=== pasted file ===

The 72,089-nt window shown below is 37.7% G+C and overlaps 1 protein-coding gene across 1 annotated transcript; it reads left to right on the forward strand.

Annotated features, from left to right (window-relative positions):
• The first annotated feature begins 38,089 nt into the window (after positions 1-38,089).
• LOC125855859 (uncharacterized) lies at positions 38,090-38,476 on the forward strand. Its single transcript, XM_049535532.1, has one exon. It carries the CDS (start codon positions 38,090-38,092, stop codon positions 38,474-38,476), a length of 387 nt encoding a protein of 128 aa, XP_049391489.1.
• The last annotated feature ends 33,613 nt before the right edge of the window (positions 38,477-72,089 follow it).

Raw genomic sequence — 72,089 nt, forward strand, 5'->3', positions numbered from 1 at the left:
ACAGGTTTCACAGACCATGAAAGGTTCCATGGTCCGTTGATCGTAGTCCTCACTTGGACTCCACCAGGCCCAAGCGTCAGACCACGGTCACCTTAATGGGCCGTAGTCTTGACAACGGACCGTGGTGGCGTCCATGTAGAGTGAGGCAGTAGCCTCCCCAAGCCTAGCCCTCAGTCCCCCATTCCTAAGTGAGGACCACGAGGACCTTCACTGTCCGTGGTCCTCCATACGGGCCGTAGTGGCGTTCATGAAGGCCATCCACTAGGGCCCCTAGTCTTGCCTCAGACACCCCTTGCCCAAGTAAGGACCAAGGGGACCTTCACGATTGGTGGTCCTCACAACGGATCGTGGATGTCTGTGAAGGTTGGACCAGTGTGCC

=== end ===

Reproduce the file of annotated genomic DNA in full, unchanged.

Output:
The 72,089-nt window shown below is 37.7% G+C and overlaps 1 protein-coding gene across 1 annotated transcript; it reads left to right on the forward strand.

Annotated features, from left to right (window-relative positions):
• The first annotated feature begins 38,089 nt into the window (after positions 1-38,089).
• LOC125855859 (uncharacterized) lies at positions 38,090-38,476 on the forward strand. Its single transcript, XM_049535532.1, has one exon. It carries the CDS (start codon positions 38,090-38,092, stop codon positions 38,474-38,476), a length of 387 nt encoding a protein of 128 aa, XP_049391489.1.
• The last annotated feature ends 33,613 nt before the right edge of the window (positions 38,477-72,089 follow it).

Raw genomic sequence — 72,089 nt, forward strand, 5'->3', positions numbered from 1 at the left:
ACAGGTTTCACAGACCATGAAAGGTTCCATGGTCCGTTGATCGTAGTCCTCACTTGGACTCCACCAGGCCCAAGCGTCAGACCACGGTCACCTTAATGGGCCGTAGTCTTGACAACGGACCGTGGTGGCGTCCATGTAGAGTGAGGCAGTAGCCTCCCCAAGCCTAGCCCTCAGTCCCCCATTCCTAAGTGAGGACCACGAGGACCTTCACTGTCCGTGGTCCTCCATACGGGCCGTAGTGGCGTTCATGAAGGCCATCCACTAGGGCCCCTAGTCTTGCCTCAGACACCCCTTGCCCAAGTAAGGACCAAGGGGACCTTCACGATTGGTGGTCCTCACAACGGATCGTGGATGTCTGTGAAGGTTGGACCAGTGTGCC